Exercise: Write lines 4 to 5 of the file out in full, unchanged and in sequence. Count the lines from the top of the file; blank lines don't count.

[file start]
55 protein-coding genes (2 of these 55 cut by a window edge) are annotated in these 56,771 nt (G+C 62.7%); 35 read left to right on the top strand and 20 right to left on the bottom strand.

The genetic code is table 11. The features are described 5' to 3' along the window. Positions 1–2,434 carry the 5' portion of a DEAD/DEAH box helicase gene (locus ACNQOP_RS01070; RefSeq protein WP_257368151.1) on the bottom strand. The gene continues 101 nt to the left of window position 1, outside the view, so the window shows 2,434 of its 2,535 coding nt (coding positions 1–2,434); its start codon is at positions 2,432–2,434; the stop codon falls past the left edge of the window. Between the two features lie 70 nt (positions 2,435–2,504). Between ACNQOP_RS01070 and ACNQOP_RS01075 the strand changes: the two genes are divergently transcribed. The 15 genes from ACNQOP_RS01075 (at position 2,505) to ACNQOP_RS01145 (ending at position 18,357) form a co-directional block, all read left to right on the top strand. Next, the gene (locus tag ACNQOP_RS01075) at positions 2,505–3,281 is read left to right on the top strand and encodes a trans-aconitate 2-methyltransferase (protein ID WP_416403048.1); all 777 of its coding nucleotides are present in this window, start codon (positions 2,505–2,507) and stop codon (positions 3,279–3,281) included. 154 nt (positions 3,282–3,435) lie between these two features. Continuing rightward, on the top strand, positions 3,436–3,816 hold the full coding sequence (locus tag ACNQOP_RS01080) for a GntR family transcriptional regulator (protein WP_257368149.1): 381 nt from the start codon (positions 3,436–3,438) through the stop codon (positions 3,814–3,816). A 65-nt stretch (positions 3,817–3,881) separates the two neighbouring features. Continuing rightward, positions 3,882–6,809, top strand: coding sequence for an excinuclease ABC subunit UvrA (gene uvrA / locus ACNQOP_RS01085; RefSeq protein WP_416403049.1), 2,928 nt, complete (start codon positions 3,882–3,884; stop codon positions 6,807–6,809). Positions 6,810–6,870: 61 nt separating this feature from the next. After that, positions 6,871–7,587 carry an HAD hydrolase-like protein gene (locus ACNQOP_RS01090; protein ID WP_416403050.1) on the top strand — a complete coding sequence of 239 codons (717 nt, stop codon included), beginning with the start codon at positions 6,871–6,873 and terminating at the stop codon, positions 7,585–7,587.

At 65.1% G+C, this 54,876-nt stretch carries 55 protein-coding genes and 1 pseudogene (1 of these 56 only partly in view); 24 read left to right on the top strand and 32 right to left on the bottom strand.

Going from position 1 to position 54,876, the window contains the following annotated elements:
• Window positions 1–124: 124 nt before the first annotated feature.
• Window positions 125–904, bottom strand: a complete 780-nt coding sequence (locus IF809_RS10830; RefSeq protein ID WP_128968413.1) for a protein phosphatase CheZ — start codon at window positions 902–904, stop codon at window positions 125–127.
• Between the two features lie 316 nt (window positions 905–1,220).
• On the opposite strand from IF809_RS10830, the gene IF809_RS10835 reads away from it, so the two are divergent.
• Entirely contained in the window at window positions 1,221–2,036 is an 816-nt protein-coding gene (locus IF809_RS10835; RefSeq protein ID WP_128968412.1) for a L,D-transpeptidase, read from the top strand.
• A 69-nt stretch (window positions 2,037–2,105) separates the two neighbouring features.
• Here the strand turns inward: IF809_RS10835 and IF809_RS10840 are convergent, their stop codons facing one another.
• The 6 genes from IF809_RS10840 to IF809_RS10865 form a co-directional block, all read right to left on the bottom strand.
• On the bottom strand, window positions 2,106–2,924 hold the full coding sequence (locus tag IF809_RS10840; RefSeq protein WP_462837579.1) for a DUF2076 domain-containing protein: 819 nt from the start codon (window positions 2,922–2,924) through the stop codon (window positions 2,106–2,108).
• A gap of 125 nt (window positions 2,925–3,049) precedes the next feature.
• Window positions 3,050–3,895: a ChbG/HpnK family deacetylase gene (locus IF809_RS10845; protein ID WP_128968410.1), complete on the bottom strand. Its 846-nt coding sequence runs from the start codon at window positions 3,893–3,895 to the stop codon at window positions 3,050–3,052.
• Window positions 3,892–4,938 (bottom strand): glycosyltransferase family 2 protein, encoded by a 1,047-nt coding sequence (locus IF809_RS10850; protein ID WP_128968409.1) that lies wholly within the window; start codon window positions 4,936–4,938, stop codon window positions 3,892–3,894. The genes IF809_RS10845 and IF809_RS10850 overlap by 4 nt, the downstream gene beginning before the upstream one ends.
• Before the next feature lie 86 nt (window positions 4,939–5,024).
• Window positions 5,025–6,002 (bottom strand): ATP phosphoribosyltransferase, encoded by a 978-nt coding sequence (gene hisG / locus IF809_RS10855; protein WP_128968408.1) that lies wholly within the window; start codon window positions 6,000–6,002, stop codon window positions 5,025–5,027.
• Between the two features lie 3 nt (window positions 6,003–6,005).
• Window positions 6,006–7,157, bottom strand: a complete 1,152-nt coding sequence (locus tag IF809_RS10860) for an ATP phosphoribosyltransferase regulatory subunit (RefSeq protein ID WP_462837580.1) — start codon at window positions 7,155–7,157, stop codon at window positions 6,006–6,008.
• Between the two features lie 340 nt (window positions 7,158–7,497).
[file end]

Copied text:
Going from position 1 to position 54,876, the window contains the following annotated elements:
• Window positions 1–124: 124 nt before the first annotated feature.